UEM Group jolts Malaysia’s lacklustre IT market with US$26.5mil tender

  • Most top-tier IT companies have missed Q1 and Q2 numbers
  • Project to kick off IT transformation for Malaysian conglomerate
UEM Group jolts Malaysia’s lacklustre IT market with US$26.5mil tender

IT was as recent as March that research firm Gartner Inc predicted Malaysia’s IT spending would increase to RM65.1 billion (US$17.9 billion) in 2015, a 7.5% rise from last year.
Gartner’s IT spend forecast, besides looking at enterprise IT investments, includes spending on gadgets by business and consumers, as well as telco-related spending.
But Tier 1 IT industry players in Malaysia have told Digital News Asia (DNA) that most, if not all, of the top-tier companies have missed their first and second quarter (Q1 and Q2) numbers.
“Most of the IT jobs from the private sector so far this year have been RFPs (requests for proposals) in the RM5 million to RM40 million range,” one industry observer told DNA. [RM1 = US$0.27]
In that context, the just-released RFP by conglomerate UEM Group (United Engineers Malaysia), estimated at north of RM100 million (US$26.5 million), is said to be by far the largest IT job in Malaysia by a private company this year.
Around 12 parties have expressed interest and taken the RFP forms, with the submission deadline set for mid-August, industry sources told DNA.
According to industry sources, UEM would be awarding the tender by the end of the year, with an expected kickoff by early 2016 for the three-year project that will trigger its IT transformation.
“An ambitious timeline,” said one executive who is familiar with such ambitious group-wide IT transformations.
The size of the job and its undoubted complexity will also likely mean that it will go to a large multinational player. “The vendor chosen will need to have very strong cash flow to deliver a project of this magnitude,” he added.
However, it is believed that the UEM Group has identified major local and international systems integrators (SIs) for the RFP, and has received board approval.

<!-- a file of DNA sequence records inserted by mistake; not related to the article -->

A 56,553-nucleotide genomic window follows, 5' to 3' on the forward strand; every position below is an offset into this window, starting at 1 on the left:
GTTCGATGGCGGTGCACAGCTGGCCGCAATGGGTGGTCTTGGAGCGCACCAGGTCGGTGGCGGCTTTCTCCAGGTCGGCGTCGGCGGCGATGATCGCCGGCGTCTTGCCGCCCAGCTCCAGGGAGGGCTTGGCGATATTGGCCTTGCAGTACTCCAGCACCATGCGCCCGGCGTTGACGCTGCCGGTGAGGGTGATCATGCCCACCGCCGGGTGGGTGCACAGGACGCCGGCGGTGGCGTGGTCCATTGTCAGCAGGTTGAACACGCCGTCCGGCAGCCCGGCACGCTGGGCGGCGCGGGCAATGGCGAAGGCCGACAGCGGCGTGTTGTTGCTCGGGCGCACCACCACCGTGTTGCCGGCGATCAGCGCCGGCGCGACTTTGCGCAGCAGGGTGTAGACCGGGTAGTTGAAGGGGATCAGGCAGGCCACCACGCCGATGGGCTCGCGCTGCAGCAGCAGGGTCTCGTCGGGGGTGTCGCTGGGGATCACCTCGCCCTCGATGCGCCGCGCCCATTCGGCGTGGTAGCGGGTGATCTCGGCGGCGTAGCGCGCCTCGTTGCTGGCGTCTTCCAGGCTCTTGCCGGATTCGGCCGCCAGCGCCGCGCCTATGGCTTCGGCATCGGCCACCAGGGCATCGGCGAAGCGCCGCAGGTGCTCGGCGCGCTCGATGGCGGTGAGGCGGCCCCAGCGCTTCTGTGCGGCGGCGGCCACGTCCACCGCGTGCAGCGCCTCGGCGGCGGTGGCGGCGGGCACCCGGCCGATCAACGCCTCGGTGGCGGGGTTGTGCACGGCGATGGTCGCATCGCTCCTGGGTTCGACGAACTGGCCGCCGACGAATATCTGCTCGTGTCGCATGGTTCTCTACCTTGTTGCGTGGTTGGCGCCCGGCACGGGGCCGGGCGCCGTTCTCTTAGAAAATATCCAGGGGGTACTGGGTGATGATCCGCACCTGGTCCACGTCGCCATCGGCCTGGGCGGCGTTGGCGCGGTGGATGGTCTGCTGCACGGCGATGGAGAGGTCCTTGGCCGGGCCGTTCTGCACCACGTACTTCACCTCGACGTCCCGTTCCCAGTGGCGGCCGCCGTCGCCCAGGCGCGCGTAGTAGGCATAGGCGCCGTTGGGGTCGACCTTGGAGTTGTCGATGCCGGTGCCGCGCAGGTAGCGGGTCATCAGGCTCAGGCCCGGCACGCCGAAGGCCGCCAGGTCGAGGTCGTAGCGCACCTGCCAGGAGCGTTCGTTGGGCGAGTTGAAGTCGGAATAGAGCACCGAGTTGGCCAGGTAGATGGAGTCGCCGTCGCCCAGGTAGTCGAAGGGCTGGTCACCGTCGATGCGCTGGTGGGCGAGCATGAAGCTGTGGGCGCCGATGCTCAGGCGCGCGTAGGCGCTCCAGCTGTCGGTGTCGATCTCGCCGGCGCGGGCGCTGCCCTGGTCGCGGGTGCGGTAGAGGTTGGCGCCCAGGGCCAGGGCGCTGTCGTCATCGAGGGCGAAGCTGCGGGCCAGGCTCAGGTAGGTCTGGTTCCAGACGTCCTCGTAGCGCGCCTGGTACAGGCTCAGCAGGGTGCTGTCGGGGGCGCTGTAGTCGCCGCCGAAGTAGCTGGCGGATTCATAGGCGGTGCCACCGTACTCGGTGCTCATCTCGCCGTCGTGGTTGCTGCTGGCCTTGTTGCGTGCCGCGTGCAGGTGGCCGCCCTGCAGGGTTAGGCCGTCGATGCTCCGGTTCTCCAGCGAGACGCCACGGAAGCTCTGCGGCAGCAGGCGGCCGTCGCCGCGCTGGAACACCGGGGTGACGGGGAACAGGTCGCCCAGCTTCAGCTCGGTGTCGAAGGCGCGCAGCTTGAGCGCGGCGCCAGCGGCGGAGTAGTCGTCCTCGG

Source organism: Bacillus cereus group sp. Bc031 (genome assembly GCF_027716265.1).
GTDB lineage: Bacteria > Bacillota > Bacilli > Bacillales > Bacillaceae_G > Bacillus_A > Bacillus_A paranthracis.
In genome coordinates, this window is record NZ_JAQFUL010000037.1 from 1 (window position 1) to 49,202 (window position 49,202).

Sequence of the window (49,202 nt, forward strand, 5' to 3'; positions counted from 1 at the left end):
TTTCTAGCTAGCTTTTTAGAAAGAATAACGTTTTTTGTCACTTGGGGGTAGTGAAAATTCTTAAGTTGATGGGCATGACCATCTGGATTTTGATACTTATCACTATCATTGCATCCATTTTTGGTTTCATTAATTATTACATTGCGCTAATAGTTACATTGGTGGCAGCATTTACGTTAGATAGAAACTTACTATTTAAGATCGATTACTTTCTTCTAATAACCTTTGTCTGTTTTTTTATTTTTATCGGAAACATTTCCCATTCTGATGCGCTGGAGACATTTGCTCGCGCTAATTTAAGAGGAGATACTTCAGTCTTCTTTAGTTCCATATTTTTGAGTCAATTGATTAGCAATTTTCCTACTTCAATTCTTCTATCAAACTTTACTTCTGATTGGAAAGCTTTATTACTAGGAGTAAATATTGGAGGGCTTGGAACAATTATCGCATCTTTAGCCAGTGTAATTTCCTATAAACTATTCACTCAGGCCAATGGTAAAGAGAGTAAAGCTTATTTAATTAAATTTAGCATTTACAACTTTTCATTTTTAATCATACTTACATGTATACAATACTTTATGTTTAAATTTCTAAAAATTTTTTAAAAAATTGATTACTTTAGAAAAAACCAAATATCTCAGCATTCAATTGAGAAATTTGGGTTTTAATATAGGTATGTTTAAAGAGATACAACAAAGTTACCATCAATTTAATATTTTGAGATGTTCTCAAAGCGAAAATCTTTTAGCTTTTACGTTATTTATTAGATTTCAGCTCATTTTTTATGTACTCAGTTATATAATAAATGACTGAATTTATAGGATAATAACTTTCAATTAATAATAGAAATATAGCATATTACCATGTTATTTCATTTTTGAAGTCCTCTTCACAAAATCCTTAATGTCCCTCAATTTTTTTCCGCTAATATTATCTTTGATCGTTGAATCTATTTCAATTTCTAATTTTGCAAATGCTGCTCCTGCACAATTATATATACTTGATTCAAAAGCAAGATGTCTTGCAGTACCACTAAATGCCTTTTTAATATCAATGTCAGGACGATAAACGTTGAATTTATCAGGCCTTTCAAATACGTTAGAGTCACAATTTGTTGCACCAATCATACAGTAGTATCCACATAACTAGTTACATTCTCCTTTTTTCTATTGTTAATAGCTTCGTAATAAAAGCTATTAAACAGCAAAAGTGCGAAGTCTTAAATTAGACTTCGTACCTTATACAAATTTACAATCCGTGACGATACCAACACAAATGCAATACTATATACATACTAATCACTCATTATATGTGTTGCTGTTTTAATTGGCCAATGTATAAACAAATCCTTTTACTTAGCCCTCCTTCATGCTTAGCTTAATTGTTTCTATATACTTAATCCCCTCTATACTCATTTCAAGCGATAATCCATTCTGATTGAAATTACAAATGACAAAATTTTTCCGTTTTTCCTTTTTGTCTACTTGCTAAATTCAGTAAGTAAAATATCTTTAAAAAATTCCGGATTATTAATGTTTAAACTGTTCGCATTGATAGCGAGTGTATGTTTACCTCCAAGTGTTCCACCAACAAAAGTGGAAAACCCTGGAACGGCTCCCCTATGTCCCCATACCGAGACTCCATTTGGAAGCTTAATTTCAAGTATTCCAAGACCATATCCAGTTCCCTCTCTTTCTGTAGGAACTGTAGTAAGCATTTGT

UEM is not truly a private company however, being a wholly owned subsidiary of Khazanah Nasional Bhd, the Malaysian Government’s investment arm. It boasts of assets totalling US$6.7 billion and shareholders’ funds standing in access of US$2.2 billion as at end-December 2014.

UEM Group jolts Malaysia’s lacklustre IT market with US$26.5mil tender

With diversified businesses ranging from expressways, property, construction, asset and facility management, UEM Group operates via 20 major operating companies, three of which are listed on local and international bourses, and has a headcount of more than 15,000 spread across more than 10 countries.
The scope of the RFP is equally wide and ambitious. According to one executive who has seen the RFP, the group is aiming for an ambitious group-wide IT transformation designed to ensure management has clear visibility across the entire group and can make quicker decisions.
The project will see the elevation of IT to being a strategic enabler for the group, rather than as just a support function.
According to the executive, the RFP focuses on five key outcomes:

  • Holistic IT and business process transformation centred on a common ERP (enterprise resource planning) platform group-wide.
  • Enhanced capabilities and improved integration for business specific applications.
  • Transformed collaboration and knowledge sharing across the group.
  • Informed, anywhere and anytime insights for effective business decisions and reporting.
  • Simplified and agile IT landscape for ease of support and maintenance that shifts to a centralised IT operating model.

A former chief information officer (CIO) of a government-linked company (GLC) said that the five areas above really represent a mix of “two fundamentals and three ambitions.”
The two fundamentals are represented by bread-and-butter needs like ‘ERP’ and ‘integration for business specific applications.’
“These fundamental areas, even when couched in fancy wordings, still remain the core business processes and data repositories which drive all organisations,” said former CIO.
Getting these bread-and-butter components under control by doing the right thing is crucial to smooth, effective and productive daily business operations, he said.
The key is however to combine the two fundamentals with the three ambitions, noted the former CIO.
“The three ambitions are essentially game-changers and can provide a competitive advantage (even globally) if things are done right,” he said, highlighting the ambitions in the other areas of ‘collaboration and knowledge sharing’ plus ‘insights for effective business decisions’ as outlined in the RFP.
“The ambitions form the holy grail of competitiveness, which is driven by seamless internal collaboration for maximum productivity,” he added.
If done well, the project should position UEM well into the future of being a regional powerhouse.
However, that is a big if as the former CIO cautioned that such huge undertakings and lofty ambitions “often-times end up as medium- to long-term quagmires into which overly grandiose and cumbersome plans sink, to be buried ignominiously in history.”
UEM may be aware of this, as an executive told DNA that “even in this early stage” the real challenge is not the technology itself, but getting buy-in from the various business units to use the tools and data sets that will soon be available to them.
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